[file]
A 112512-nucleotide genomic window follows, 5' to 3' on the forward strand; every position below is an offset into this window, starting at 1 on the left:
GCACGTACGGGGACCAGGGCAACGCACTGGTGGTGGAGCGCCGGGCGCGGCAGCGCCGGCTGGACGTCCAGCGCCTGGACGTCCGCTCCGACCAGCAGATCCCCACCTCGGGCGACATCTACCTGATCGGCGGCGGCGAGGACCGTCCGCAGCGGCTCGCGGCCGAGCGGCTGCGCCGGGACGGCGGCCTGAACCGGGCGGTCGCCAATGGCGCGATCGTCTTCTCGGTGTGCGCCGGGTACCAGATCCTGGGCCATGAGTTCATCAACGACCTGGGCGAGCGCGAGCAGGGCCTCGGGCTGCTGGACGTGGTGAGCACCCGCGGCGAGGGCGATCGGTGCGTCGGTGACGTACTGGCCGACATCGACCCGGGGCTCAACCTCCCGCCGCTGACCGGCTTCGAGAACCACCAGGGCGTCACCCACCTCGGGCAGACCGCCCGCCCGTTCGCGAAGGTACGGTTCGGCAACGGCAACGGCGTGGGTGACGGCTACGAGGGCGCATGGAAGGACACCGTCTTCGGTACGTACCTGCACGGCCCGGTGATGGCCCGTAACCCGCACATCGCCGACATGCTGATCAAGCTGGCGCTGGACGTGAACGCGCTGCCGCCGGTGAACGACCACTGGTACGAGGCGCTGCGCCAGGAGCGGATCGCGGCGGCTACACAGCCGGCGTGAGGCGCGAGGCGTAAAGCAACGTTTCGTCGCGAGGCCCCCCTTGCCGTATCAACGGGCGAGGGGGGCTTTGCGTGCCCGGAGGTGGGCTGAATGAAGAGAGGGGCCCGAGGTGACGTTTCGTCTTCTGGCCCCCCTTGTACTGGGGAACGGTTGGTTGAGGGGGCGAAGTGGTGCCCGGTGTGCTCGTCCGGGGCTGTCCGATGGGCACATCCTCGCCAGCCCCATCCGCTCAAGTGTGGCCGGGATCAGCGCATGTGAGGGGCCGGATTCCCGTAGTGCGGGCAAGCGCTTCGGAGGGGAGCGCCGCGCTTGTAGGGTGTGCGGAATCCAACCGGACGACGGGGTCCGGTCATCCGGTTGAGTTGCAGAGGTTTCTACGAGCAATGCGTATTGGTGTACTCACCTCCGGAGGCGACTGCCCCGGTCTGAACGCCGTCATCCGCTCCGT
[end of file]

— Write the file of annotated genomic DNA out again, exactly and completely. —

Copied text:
A 112512-nucleotide genomic window follows, 5' to 3' on the forward strand; every position below is an offset into this window, starting at 1 on the left:
GCACGTACGGGGACCAGGGCAACGCACTGGTGGTGGAGCGCCGGGCGCGGCAGCGCCGGCTGGACGTCCAGCGCCTGGACGTCCGCTCCGACCAGCAGATCCCCACCTCGGGCGACATCTACCTGATCGGCGGCGGCGAGGACCGTCCGCAGCGGCTCGCGGCCGAGCGGCTGCGCCGGGACGGCGGCCTGAACCGGGCGGTCGCCAATGGCGCGATCGTCTTCTCGGTGTGCGCCGGGTACCAGATCCTGGGCCATGAGTTCATCAACGACCTGGGCGAGCGCGAGCAGGGCCTCGGGCTGCTGGACGTGGTGAGCACCCGCGGCGAGGGCGATCGGTGCGTCGGTGACGTACTGGCCGACATCGACCCGGGGCTCAACCTCCCGCCGCTGACCGGCTTCGAGAACCACCAGGGCGTCACCCACCTCGGGCAGACCGCCCGCCCGTTCGCGAAGGTACGGTTCGGCAACGGCAACGGCGTGGGTGACGGCTACGAGGGCGCATGGAAGGACACCGTCTTCGGTACGTACCTGCACGGCCCGGTGATGGCCCGTAACCCGCACATCGCCGACATGCTGATCAAGCTGGCGCTGGACGTGAACGCGCTGCCGCCGGTGAACGACCACTGGTACGAGGCGCTGCGCCAGGAGCGGATCGCGGCGGCTACACAGCCGGCGTGAGGCGCGAGGCGTAAAGCAACGTTTCGTCGCGAGGCCCCCCTTGCCGTATCAACGGGCGAGGGGGGCTTTGCGTGCCCGGAGGTGGGCTGAATGAAGAGAGGGGCCCGAGGTGACGTTTCGTCTTCTGGCCCCCCTTGTACTGGGGAACGGTTGGTTGAGGGGGCGAAGTGGTGCCCGGTGTGCTCGTCCGGGGCTGTCCGATGGGCACATCCTCGCCAGCCCCATCCGCTCAAGTGTGGCCGGGATCAGCGCATGTGAGGGGCCGGATTCCCGTAGTGCGGGCAAGCGCTTCGGAGGGGAGCGCCGCGCTTGTAGGGTGTGCGGAATCCAACCGGACGACGGGGTCCGGTCATCCGGTTGAGTTGCAGAGGTTTCTACGAGCAATGCGTATTGGTGTACTCACCTCCGGAGGCGACTGCCCCGGTCTGAACGCCGTCATCCGCTCCGT